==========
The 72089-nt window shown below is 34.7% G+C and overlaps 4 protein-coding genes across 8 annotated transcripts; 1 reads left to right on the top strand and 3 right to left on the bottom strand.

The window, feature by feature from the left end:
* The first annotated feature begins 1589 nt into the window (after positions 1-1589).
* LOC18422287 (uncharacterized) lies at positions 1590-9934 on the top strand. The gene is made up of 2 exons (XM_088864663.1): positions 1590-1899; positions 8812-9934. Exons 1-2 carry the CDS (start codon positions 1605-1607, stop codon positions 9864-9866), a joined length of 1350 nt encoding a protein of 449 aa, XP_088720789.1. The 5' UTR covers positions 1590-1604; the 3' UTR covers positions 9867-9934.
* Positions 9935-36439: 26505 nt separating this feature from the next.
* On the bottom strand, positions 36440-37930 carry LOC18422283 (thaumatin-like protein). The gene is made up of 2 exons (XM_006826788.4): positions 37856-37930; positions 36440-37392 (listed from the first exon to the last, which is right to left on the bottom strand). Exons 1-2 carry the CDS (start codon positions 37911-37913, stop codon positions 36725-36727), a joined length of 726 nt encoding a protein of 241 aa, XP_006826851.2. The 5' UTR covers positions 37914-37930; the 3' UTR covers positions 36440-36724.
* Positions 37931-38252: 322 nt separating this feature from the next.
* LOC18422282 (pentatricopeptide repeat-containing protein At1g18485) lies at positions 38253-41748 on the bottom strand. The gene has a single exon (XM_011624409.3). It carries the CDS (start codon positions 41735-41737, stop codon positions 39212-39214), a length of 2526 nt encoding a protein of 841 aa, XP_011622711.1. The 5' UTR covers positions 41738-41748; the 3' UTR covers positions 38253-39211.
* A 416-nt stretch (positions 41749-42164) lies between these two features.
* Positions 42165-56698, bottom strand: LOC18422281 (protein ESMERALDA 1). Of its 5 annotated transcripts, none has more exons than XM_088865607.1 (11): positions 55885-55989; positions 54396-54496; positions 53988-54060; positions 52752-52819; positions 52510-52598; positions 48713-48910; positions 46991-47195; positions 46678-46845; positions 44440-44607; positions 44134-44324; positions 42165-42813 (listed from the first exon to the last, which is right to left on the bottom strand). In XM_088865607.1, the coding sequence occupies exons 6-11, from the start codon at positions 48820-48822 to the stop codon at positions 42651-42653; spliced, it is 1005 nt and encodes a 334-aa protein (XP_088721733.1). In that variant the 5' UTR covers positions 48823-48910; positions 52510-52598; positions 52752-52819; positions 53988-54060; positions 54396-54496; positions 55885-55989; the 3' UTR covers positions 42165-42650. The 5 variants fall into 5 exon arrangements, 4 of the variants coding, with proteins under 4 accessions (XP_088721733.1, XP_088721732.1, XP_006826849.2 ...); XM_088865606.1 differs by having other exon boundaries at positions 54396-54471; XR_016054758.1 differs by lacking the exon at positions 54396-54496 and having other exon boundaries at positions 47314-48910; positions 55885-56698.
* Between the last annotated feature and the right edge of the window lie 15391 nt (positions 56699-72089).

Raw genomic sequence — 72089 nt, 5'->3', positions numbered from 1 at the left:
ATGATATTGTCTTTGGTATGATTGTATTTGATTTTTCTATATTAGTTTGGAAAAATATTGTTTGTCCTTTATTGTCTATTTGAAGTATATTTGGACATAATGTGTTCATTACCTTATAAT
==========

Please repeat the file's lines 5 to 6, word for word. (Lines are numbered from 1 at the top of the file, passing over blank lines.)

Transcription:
* Positions 9935-36439: 26505 nt separating this feature from the next.
* On the bottom strand, positions 36440-37930 carry LOC18422283 (thaumatin-like protein). The gene is made up of 2 exons (XM_006826788.4): positions 37856-37930; positions 36440-37392 (listed from the first exon to the last, which is right to left on the bottom strand). Exons 1-2 carry the CDS (start codon positions 37911-37913, stop codon positions 36725-36727), a joined length of 726 nt encoding a protein of 241 aa, XP_006826851.2. The 5' UTR covers positions 37914-37930; the 3' UTR covers positions 36440-36724.